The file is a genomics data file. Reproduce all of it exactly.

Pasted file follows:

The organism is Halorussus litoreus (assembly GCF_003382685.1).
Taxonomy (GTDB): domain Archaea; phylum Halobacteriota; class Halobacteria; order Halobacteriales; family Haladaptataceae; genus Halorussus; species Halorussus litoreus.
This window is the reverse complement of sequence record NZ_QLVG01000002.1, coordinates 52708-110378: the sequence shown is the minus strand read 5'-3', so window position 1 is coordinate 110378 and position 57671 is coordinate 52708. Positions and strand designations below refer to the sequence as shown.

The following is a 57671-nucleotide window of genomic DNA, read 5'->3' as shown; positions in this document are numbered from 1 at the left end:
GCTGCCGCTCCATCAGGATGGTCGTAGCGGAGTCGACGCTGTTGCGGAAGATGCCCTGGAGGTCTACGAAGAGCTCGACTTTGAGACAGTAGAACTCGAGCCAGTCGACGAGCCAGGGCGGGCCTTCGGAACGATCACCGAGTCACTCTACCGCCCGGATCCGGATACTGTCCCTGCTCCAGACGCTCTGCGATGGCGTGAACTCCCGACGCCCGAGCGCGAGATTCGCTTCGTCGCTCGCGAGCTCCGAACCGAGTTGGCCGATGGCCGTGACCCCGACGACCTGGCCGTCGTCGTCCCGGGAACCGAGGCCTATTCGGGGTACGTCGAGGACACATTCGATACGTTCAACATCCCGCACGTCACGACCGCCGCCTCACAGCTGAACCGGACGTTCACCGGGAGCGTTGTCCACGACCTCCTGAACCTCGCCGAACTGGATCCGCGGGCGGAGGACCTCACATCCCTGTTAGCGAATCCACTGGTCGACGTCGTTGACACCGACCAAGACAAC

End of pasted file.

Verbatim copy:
The organism is Halorussus litoreus (assembly GCF_003382685.1).
Taxonomy (GTDB): domain Archaea; phylum Halobacteriota; class Halobacteria; order Halobacteriales; family Haladaptataceae; genus Halorussus; species Halorussus litoreus.
This window is the reverse complement of sequence record NZ_QLVG01000002.1, coordinates 52708-110378: the sequence shown is the minus strand read 5'-3', so window position 1 is coordinate 110378 and position 57671 is coordinate 52708. Positions and strand designations below refer to the sequence as shown.

The following is a 57671-nucleotide window of genomic DNA, read 5'->3' as shown; positions in this document are numbered from 1 at the left end:
GCTGCCGCTCCATCAGGATGGTCGTAGCGGAGTCGACGCTGTTGCGGAAGATGCCCTGGAGGTCTACGAAGAGCTCGACTTTGAGACAGTAGAACTCGAGCCAGTCGACGAGCCAGGGCGGGCCTTCGGAACGATCACCGAGTCACTCTACCGCCCGGATCCGGATACTGTCCCTGCTCCAGACGCTCTGCGATGGCGTGAACTCCCGACGCCCGAGCGCGAGATTCGCTTCGTCGCTCGCGAGCTCCGAACCGAGTTGGCCGATGGCCGTGACCCCGACGACCTGGCCGTCGTCGTCCCGGGAACCGAGGCCTATTCGGGGTACGTCGAGGACACATTCGATACGTTCAACATCCCGCACGTCACGACCGCCGCCTCACAGCTGAACCGGACGTTCACCGGGAGCGTTGTCCACGACCTCCTGAACCTCGCCGAACTGGATCCGCGGGCGGAGGACCTCACATCCCTGTTAGCGAATCCACTGGTCGACGTCGTTGACACCGACCAAGACAAC